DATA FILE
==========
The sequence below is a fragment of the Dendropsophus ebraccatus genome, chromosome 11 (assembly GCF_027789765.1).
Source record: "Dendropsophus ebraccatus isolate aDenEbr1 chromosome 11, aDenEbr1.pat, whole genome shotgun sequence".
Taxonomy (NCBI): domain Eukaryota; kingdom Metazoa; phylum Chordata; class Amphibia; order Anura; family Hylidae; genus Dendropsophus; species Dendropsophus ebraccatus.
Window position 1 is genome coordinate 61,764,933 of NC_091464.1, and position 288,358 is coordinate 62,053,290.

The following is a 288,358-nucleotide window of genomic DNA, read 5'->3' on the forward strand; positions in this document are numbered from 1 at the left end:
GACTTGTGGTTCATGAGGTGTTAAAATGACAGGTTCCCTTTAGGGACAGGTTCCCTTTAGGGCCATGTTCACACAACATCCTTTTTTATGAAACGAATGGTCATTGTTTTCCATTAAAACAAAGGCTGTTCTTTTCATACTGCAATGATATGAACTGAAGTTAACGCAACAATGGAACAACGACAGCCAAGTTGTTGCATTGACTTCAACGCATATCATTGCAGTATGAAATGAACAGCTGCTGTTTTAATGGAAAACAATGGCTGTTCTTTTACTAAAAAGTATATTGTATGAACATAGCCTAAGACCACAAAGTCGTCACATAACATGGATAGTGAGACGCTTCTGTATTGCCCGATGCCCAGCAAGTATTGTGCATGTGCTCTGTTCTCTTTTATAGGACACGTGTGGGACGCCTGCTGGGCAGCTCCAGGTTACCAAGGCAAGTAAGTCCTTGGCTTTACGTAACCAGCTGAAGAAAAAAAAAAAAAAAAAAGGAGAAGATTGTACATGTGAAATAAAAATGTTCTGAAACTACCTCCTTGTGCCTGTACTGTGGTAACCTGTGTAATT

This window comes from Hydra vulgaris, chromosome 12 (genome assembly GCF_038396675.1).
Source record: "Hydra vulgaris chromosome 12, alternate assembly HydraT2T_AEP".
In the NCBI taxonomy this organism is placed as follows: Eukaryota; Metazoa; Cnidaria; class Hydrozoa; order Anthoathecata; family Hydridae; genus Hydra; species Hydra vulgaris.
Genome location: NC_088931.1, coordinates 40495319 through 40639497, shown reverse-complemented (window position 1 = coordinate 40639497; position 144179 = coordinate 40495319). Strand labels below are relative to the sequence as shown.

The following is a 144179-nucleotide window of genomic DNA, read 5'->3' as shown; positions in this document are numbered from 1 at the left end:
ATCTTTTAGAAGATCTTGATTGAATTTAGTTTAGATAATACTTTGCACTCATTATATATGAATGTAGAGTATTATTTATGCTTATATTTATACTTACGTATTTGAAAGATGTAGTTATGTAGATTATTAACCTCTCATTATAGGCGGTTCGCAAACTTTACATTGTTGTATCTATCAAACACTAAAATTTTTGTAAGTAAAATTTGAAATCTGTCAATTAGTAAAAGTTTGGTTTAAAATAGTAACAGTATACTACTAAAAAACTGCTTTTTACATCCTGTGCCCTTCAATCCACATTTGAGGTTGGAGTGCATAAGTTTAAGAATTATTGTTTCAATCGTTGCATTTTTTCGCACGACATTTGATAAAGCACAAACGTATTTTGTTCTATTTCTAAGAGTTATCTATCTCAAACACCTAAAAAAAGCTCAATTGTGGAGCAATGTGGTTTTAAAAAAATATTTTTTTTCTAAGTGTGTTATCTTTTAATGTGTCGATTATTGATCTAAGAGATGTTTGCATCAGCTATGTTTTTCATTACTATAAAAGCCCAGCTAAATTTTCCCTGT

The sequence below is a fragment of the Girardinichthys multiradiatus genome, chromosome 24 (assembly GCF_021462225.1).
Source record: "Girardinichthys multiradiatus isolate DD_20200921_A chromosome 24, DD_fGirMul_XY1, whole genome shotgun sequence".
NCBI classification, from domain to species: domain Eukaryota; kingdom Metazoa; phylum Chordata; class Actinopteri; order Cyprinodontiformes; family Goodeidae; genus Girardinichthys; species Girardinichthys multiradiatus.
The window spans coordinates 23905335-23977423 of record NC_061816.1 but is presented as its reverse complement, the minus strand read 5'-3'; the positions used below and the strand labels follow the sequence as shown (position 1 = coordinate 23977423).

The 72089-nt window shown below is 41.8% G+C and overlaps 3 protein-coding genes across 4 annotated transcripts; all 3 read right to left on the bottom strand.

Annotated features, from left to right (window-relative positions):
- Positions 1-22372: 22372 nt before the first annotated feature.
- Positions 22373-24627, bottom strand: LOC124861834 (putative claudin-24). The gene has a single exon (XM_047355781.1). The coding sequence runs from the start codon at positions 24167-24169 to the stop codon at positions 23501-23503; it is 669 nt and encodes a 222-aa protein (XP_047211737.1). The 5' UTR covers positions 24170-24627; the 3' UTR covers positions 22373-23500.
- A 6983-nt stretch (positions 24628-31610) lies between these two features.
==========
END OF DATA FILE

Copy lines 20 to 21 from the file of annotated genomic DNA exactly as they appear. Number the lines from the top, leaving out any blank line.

- Positions 22373-24627, bottom strand: LOC124861834 (putative claudin-24). The gene has a single exon (XM_047355781.1). The coding sequence runs from the start codon at positions 24167-24169 to the stop codon at positions 23501-23503; it is 669 nt and encodes a 222-aa protein (XP_047211737.1). The 5' UTR covers positions 24170-24627; the 3' UTR covers positions 22373-23500.
- A 6983-nt stretch (positions 24628-31610) lies between these two features.